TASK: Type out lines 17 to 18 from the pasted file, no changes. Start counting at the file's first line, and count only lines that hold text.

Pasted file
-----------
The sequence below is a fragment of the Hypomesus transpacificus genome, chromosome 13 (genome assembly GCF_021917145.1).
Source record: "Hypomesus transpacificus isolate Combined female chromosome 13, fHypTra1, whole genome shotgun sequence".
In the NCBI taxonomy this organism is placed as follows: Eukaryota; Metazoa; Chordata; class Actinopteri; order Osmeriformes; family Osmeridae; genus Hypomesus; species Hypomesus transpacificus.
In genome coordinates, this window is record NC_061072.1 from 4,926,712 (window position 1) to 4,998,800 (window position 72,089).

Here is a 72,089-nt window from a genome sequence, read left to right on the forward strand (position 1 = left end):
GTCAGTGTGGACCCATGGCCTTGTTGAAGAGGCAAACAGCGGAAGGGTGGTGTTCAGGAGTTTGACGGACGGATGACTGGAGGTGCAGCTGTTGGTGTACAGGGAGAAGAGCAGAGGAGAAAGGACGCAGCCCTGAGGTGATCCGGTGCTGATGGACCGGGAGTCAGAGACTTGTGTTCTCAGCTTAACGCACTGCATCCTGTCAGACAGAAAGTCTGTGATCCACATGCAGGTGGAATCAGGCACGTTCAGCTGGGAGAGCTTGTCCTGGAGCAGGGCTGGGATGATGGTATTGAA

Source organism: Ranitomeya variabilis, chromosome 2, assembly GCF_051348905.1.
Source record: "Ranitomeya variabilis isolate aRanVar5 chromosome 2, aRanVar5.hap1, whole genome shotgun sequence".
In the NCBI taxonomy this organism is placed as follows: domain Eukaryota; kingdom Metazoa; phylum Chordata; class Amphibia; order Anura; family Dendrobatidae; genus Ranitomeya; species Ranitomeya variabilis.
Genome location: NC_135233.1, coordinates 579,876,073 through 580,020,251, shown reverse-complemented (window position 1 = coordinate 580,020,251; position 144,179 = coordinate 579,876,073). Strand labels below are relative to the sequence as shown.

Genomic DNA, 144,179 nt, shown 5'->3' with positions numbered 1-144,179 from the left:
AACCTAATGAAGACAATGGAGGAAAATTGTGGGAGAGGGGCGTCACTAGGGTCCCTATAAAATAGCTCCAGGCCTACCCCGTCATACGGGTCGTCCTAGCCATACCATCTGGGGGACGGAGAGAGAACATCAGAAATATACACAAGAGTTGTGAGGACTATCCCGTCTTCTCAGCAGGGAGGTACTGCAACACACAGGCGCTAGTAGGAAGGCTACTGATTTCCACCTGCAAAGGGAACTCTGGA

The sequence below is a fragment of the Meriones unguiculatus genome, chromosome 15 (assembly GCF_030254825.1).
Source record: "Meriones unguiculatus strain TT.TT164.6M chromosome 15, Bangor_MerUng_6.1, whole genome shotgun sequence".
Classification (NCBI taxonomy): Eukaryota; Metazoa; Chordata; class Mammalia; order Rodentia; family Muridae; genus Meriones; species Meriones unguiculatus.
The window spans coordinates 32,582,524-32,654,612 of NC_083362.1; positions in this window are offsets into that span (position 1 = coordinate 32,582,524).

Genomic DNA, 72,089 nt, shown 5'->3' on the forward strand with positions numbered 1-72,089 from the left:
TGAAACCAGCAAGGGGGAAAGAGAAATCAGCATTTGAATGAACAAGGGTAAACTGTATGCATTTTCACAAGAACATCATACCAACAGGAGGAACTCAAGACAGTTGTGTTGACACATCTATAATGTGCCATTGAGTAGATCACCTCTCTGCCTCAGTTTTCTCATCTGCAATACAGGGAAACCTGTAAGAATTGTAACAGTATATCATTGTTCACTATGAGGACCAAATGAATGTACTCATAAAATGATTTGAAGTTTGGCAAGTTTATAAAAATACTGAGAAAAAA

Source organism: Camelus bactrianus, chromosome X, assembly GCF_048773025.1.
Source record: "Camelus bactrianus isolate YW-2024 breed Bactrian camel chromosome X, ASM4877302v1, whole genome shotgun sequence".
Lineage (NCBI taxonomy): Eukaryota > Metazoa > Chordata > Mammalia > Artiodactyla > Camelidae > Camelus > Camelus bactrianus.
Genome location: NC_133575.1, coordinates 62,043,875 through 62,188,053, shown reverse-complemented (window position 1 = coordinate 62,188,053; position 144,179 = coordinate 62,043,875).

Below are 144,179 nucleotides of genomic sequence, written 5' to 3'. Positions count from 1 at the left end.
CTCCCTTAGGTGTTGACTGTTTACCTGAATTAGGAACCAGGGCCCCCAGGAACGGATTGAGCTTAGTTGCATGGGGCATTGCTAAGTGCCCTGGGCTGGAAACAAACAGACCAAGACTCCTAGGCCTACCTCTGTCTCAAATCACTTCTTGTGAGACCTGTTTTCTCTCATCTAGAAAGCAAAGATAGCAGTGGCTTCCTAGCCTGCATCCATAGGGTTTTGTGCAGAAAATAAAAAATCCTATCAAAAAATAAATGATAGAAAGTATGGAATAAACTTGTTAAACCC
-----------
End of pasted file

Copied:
Genomic DNA, 72,089 nt, shown 5'->3' on the forward strand with positions numbered 1-72,089 from the left:
TGAAACCAGCAAGGGGGAAAGAGAAATCAGCATTTGAATGAACAAGGGTAAACTGTATGCATTTTCACAAGAACATCATACCAACAGGAGGAACTCAAGACAGTTGTGTTGACACATCTATAATGTGCCATTGAGTAGATCACCTCTCTGCCTCAGTTTTCTCATCTGCAATACAGGGAAACCTGTAAGAATTGTAACAGTATATCATTGTTCACTATGAGGACCAAATGAATGTACTCATAAAATGATTTGAAGTTTGGCAAGTTTATAAAAATACTGAGAAAAAA